You three – Berowne, Dumain, and Longueville –
Have sworn for three years’ term to live with me
My fellow scholars, and to keep those statues
That are recorded in this schedule here.
Your oaths are passed…
The King ends by underscoring this last point: ‘Subscribe to your deep oaths, and keep it, too.’ The insistence is its own strong signal: such oaths cannot, and will not, be kept.
The device of the ‘little academe,’ which mirrors actual ‘Platonic’ academies in fashion in the Italy and England of the day, is a characteristic Shakespearean invention, for however amusingly and ingeniously this academy is designed, it sets itself up against basic human needs and wants (love, sex, food, company, even frivolity). The academy plan is a sign that the King and his friends don’t fully understand themselves or the nature of human nature, and it is thus, from the beginning, doomed to fail. Indeed, no sooner is this high-toned plan announced than titillating and disquieting news arrives: the Princess of France and her ladies are en route. Unfortunately, the courtiers have sworn never to entertain ladies on their supposedly austere scholarly premises, but immediately a loophole is found: they will meet the Princess in the field, in the open air.
Thus, with characteristic deftness, the playwright establishes the self-blindness of his earnest and lively young protagonists, and their susceptibility both to high-sounding goals (fame after death) and to intrinsic appetites (romance, love-play, and – all too soon – amateur theatricals.)”
Bloom points out about the King’s speech that it has all the “stigmata of a comic Baroque:
“The mock eloquence, with its grandiose vocabulary of death, time, war, and desire, does not altogether conceal the Shakespearean undersong that makes these first fourteen lines almost a blank verse sonnet, akin to several of the Sonnets. Though he is careful to distance us from Berowne and all the other fantastics of Love’s Labour’s Lost, Shakespeare seems unable or unwilling to distance himself from the enchantingly negative Rosaline. At an emblematical level, the play opposes Berowne’s vision – half Promethean, half narcissistic – of women’s eyes, to the unreflecting ‘pitch-balls’ so fascinatingly stuck in Rosaline’s face. Protesting Navarre’s proscription against women during the three years’ term of the little academy, Berowne gives us his initial apotheosis of the female eye:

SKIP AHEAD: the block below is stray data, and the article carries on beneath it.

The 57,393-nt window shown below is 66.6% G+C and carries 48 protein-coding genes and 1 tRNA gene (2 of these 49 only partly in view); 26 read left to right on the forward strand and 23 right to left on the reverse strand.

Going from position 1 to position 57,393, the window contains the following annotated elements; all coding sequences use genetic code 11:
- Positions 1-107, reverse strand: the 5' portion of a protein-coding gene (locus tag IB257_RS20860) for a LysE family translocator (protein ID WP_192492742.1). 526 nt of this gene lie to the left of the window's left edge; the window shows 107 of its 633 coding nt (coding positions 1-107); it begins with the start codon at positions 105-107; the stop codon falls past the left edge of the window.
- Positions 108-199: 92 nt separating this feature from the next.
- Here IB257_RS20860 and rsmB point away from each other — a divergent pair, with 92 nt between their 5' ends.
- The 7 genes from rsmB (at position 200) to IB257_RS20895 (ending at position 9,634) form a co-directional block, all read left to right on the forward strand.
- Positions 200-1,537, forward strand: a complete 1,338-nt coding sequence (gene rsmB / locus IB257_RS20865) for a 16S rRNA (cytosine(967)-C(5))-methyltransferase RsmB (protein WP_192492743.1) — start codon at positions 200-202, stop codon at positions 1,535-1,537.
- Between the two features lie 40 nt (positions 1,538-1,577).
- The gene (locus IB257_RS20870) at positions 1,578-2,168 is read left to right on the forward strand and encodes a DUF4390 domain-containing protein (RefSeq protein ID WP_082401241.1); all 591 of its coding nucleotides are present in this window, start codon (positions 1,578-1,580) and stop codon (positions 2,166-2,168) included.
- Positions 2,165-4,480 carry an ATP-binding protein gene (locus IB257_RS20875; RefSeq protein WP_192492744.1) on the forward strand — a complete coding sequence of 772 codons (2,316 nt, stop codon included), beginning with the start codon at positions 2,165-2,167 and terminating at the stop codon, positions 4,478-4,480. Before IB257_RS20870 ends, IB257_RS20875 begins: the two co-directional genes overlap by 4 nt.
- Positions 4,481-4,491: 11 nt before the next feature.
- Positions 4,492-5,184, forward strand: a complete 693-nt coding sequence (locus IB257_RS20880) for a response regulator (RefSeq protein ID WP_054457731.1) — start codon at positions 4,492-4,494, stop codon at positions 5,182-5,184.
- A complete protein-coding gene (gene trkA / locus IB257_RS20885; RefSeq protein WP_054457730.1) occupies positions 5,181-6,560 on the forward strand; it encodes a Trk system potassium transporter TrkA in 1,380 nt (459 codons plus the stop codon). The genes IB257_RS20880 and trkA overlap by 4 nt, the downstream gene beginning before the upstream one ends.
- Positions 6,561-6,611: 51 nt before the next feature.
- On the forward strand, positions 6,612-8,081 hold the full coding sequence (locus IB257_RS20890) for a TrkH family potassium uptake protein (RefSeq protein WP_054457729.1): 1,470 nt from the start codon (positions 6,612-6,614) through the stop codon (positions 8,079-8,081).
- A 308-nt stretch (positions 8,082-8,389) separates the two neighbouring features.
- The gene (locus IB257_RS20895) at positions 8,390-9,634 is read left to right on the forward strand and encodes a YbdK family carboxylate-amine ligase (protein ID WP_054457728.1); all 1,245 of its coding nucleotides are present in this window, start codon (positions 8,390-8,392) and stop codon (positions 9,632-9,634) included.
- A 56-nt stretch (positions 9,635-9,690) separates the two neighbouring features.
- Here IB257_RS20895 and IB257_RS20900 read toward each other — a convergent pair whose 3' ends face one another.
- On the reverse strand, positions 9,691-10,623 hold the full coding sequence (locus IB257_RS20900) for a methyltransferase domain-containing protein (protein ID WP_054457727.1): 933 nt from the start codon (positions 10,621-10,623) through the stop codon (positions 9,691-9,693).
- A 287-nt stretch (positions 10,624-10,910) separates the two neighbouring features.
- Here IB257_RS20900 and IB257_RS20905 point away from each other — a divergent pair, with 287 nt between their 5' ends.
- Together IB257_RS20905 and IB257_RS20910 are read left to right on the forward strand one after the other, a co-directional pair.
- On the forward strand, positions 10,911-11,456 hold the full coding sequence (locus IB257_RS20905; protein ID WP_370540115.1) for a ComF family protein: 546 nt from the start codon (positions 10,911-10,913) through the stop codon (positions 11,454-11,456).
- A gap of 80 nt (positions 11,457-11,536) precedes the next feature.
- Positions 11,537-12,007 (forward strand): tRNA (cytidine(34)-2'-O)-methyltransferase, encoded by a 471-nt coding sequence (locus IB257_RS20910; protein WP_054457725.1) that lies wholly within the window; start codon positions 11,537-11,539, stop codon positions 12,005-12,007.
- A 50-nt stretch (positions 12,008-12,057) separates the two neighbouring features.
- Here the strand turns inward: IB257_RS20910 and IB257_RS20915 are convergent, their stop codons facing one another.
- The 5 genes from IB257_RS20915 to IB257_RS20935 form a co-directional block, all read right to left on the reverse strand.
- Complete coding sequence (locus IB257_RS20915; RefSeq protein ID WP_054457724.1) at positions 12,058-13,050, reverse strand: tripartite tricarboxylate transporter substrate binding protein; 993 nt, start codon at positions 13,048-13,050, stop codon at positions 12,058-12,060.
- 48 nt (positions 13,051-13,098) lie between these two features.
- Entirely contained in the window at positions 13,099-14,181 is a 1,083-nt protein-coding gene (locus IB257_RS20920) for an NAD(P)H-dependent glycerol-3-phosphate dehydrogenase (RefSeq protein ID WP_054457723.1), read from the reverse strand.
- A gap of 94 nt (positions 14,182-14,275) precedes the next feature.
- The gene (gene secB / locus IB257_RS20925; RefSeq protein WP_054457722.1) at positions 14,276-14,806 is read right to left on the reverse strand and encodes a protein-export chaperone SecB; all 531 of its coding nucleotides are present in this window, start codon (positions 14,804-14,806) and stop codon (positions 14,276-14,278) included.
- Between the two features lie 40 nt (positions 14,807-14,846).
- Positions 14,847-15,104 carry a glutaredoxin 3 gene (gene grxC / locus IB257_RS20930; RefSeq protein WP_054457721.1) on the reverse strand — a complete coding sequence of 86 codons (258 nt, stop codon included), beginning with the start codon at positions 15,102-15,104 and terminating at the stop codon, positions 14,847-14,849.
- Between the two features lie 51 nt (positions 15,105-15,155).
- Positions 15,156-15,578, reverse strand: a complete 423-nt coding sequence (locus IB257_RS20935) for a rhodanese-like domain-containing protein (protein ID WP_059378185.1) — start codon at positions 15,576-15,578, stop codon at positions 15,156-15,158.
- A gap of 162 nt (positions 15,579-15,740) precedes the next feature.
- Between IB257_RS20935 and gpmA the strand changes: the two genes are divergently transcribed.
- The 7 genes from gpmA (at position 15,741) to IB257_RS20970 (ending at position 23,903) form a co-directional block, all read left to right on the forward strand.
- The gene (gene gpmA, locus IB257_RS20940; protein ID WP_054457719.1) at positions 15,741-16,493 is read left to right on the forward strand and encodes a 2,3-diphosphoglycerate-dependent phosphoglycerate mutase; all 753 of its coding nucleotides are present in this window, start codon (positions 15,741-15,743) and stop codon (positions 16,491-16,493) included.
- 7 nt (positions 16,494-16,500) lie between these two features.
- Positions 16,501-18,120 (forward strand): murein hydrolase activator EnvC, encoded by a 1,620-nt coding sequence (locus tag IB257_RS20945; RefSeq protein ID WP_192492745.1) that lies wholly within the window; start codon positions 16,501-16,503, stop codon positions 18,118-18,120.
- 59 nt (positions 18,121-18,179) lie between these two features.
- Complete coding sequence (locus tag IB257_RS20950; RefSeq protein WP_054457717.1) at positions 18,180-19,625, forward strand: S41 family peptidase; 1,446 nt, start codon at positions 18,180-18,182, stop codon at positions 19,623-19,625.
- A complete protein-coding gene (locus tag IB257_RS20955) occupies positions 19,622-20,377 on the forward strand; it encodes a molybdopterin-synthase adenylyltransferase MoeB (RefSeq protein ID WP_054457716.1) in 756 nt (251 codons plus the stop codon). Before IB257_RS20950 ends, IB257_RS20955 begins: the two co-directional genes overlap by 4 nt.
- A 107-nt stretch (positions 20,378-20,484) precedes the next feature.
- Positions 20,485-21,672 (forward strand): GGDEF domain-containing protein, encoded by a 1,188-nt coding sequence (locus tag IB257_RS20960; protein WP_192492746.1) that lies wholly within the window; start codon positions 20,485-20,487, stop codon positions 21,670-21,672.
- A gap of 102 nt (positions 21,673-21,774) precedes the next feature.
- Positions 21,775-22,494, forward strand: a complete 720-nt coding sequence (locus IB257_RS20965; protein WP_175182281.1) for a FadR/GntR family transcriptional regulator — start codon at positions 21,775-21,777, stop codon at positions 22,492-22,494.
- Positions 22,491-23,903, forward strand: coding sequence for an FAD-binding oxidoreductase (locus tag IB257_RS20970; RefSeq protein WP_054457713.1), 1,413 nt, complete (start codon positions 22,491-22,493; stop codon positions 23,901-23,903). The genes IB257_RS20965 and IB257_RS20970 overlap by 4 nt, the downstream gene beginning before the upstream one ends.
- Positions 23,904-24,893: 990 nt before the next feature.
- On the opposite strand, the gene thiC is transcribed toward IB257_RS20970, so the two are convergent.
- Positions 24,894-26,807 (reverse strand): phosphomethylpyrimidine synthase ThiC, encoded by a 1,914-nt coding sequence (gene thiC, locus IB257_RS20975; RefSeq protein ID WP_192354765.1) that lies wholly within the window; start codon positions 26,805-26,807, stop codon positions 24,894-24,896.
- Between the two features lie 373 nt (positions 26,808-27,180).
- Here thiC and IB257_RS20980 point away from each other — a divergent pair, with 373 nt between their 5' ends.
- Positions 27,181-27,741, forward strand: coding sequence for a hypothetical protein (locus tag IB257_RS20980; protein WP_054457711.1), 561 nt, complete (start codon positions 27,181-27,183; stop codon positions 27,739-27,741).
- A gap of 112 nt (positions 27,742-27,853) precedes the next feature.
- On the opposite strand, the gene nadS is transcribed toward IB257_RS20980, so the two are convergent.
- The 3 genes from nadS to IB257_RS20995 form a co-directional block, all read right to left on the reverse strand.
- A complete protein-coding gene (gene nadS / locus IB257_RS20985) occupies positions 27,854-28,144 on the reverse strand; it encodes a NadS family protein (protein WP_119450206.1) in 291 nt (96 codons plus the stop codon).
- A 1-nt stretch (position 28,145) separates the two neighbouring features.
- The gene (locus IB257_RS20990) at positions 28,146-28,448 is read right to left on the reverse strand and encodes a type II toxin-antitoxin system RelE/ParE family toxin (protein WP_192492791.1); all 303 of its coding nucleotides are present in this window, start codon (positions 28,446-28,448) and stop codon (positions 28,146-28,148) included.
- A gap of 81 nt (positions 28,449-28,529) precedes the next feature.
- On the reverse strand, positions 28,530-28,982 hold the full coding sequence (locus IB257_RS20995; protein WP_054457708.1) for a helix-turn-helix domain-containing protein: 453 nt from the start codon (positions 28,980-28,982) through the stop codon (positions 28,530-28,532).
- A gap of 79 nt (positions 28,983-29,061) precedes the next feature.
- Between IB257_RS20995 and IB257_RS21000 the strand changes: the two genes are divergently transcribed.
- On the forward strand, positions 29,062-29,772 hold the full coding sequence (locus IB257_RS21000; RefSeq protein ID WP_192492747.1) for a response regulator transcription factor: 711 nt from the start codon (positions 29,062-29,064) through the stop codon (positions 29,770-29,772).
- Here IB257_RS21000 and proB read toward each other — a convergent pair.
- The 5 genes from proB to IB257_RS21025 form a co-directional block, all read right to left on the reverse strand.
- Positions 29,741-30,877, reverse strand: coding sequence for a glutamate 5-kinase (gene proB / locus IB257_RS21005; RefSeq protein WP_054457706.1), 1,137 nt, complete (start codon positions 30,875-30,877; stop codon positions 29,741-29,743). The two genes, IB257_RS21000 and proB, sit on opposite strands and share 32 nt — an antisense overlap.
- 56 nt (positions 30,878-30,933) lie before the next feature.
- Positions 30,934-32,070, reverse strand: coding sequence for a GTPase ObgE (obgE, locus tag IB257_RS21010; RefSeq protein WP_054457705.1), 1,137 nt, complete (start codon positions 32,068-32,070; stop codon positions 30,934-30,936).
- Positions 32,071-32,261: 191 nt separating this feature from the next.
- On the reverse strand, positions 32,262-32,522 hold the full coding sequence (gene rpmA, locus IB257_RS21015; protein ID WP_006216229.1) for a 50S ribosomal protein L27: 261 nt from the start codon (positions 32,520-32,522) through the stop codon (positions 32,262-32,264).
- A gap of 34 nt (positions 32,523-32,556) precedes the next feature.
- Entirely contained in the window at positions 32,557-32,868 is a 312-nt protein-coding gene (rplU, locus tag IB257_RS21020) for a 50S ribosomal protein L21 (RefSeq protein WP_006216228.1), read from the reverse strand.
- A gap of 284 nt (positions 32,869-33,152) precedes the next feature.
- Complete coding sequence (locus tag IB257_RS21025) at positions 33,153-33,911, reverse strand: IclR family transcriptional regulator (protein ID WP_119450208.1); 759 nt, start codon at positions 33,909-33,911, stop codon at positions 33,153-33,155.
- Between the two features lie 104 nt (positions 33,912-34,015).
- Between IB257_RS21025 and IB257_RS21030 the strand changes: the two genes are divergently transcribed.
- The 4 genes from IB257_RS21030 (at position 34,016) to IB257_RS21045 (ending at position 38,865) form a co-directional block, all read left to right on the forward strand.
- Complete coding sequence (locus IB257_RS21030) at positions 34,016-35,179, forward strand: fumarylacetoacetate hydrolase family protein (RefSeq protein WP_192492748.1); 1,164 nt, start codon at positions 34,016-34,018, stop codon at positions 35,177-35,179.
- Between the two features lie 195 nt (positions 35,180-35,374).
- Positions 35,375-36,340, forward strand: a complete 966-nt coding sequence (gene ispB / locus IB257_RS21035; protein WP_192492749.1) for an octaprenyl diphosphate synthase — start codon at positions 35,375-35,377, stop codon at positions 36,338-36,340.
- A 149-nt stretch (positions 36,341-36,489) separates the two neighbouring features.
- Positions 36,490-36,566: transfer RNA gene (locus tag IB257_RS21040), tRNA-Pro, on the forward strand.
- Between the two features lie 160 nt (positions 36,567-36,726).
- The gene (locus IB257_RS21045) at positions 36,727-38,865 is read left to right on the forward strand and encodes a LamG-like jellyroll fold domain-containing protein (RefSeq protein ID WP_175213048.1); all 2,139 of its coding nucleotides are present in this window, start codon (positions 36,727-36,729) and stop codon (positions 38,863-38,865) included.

Why! all delights are vain, but that most vain,
Which with pain purchas’d doth inherit pain:
As, painfully to pore upon a book
To seek the light of truth; while truth the while
Doth falsely blind the eyesight of his look:
Light seeking light doth light of light beguile:
So, ere you find where light in darkness lies,
Your light grows dark by losing of your eyes.
Study me how to please the eye indeed,
By fixing it upon a fairer eye,
Who dazzling so, that eye shall be his heed,
And give him light that it was blinded by.
Study is like the heaven’s glorious sun,
That will not be deep-search’d with saucy looks;
Small have continual plodders ever won,
Save base authority from others’ books.
These earthly godfathers of heaven’s lights,
That give a name to every fixed star,
Have no more profit of their shining nights
Than those that walk and wat not what they are.
Too much to know is to know nought but fame;
And every godfather a name.
Fortunately for me, Bloom explains what seemed the dazzling yet perplexing line:
Light seeking light doth light of light beguile:
Harry Levin unpacked this as: ‘intellect, seeking wisdom, cheats eyesight out of daylight,’ a sound deciphering of Berowne’s polemic against solitary study.”